Conflicts at the change unit level are grouped at the entity level and are resolved at the entity or at the change unit level. Conflicts at the entity level (including those resulting from aggregation of change unit conflicts) are grouped to the item level and are resolved at the item or entity level. Constraint conflicts are logically grouped up to the level of data such that a reasonable resolution decision can be made. Some conflicts can cause other conflicts. For example, consider two items with a parent-child relationship. If, for an item, the parent is locally deleted and remotely a new child is added, then on a subsequent receive sync the child will have a no-parent conflict and, because of the no-parent conflict, the parent has an update-delete conflict. Thus, the conflicts can be grouped at all three levels. Also, conflicts are resolvable consistently at all three levels.
Conflicts can be handled in accordance with various policy actions. For example, a policy action could automatically resolve each conflict as it is detected. Another policy action could log conflicts for subsequent resolution. At step 16, it is determined if conflicts are to be automatically resolved or logged for subsequent resolution by referring to the conflict policy. The conflict policy may require different actions for conflicts according to some differentiator. For example, conflicts for one data type may be automatically resolved, whereas conflicts for some other data type may instead be logged for later resolution. If conflicts are to be automatically resolved (step 16), the detected conflicts are resolved at step 18 according to the action stated in the policy (conflict resolution is described in more detail below).
If, according to the conflict policy, conflicts are instead to be logged for subsequent resolution (step 16), conflicts are logged at step 20. While some reported conflicts may be automatically resolved (step 18), others can be logged for later programmatic resolution at step 20. Conflict logging allows the conflict resolution process to proceed asynchronously. In an example embodiment, each conflict record contains the incoming change that caused the conflict, the type of the conflict (e.g., update-update, update-delete, delete-update, insert-insert, or constraint), the version of the incoming change, and the version metadata of the replica sending it.
Logged conflicts are aggregated at step 22. Conflicts are aggregated by the resolution API for presentation and resolution in logical groups. In an example embodiment, the logical grouping to which the conflicts are aggregated is the compound item level. An item is a unit of storable information accessible to a hardware/software interface system. An item is an object having a basic set of properties that are commonly supported across all objects exposed to an end-user. Items also have properties and relationships that are commonly supported across all item types including features that allow new properties and relationships to be introduced. A compound item is a container, or group, such that the compound item and all items contained in it form a single unit of consistency. All common operations (e.g., copy, sync, backup/restore, delete, secure) operate on the compound item as a unit. For example, the copy operation copies the whole compound item, not merely a portion of the compound item. A compound item is a collection of one or more data items. These items in turn comprise several data entities. Each data entity is divided into one or more change units for synchronization. Recalling the email message example, the compound item may be decomposed as follows: the email message comprises several items—the basic message and any attachments. Now consider the basic message item itself—it comprises several data entities, such as the message body and the message headers. These data entities in turn may be divided into one or more change units for synchronization. For example, the read flag in the message header may be in a different change unit than the from field. An item that is a part of a compound item is also known as an embedded item. In an example embodiment, items are not moved across a compound item boundary. That is, their lifetime is bound to the compound item. That is, embedded items are not moved out of a compound item and items outside a compound item are not moved into a compound item.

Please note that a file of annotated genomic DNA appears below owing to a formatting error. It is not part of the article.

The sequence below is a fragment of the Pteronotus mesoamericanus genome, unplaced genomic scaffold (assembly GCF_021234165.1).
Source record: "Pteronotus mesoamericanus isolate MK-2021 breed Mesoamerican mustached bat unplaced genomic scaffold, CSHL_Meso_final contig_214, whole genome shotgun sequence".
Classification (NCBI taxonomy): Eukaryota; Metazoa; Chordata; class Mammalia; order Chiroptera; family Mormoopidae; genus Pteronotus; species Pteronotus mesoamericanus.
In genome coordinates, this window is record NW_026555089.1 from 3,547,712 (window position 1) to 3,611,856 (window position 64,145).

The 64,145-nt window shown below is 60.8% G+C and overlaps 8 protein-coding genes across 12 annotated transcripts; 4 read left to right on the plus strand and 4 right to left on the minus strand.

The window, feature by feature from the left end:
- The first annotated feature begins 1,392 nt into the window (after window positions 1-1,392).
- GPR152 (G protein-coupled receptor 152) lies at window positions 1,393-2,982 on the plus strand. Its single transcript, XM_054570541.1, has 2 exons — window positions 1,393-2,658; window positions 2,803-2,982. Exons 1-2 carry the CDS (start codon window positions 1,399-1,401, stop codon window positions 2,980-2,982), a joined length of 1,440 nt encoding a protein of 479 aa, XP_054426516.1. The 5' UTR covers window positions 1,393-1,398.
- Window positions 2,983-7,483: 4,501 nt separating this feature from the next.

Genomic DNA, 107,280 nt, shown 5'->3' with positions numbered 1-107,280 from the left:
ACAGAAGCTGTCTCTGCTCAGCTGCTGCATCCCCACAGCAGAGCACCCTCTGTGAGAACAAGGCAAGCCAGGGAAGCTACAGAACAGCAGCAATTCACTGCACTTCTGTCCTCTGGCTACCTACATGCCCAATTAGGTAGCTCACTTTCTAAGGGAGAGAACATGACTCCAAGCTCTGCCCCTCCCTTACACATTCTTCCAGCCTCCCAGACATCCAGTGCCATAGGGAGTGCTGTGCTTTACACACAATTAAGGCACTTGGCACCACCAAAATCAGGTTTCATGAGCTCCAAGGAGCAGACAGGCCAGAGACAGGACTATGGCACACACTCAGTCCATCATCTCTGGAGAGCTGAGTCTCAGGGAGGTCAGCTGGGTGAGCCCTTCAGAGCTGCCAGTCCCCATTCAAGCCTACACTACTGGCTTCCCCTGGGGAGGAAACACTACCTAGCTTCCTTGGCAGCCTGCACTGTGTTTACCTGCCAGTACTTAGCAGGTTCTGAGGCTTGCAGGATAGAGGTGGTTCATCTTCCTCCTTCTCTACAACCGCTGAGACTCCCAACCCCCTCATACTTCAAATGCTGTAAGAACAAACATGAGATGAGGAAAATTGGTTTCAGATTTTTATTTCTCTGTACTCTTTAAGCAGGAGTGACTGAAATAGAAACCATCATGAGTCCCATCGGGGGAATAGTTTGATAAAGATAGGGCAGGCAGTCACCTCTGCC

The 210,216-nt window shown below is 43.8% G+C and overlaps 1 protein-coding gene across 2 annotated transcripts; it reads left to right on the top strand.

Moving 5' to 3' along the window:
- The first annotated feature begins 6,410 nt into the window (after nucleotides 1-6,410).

Conflicts, whether constraint-based conflicts or non-constraint-based conflicts, are aggregated for enumeration (step 22). Non constraint-based conflicts are detected at the level of a change unit and constraint-based conflicts are detected at entity, compound item, or item hierarchy level. For non-constraint-based conflicts, several change unit logged conflicts may be aggregated into a single entity conflict for resolution and these entity conflicts may in turn be aggregated into an item conflict for resolution. Multiple conflicts of the same type in multiple change units on the same entity are aggregated into the same conflict. Constraint-based conflicts are aggregated up to the highest level necessary in order to make a resolution decision which satisfies the constraint (e.g., to the level of the delete for an update-delete conflict). This approach provides a consistent unit for conflict enumeration.